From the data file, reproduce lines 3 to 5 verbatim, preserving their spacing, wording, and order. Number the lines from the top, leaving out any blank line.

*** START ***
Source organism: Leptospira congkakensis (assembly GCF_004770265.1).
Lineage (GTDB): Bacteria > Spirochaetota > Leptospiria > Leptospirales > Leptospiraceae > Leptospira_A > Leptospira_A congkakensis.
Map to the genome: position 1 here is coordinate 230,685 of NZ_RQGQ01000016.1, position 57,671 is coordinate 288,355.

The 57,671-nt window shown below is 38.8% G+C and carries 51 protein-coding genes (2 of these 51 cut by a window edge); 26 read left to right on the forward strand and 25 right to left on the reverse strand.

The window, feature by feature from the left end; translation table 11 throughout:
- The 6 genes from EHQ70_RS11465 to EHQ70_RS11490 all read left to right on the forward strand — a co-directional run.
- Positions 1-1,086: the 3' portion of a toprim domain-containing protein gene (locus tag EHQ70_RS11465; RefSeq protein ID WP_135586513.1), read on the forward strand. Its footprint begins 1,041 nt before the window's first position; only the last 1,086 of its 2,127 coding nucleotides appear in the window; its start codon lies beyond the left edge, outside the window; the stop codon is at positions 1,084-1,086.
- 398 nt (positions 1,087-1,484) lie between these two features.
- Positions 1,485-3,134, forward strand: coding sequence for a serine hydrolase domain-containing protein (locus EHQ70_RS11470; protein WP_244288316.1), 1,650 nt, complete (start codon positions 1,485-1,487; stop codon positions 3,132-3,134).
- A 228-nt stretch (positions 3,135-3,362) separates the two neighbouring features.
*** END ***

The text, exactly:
Map to the genome: position 1 here is coordinate 230,685 of NZ_RQGQ01000016.1, position 57,671 is coordinate 288,355.

The 57,671-nt window shown below is 38.8% G+C and carries 51 protein-coding genes (2 of these 51 cut by a window edge); 26 read left to right on the forward strand and 25 right to left on the reverse strand.

The window, feature by feature from the left end; translation table 11 throughout: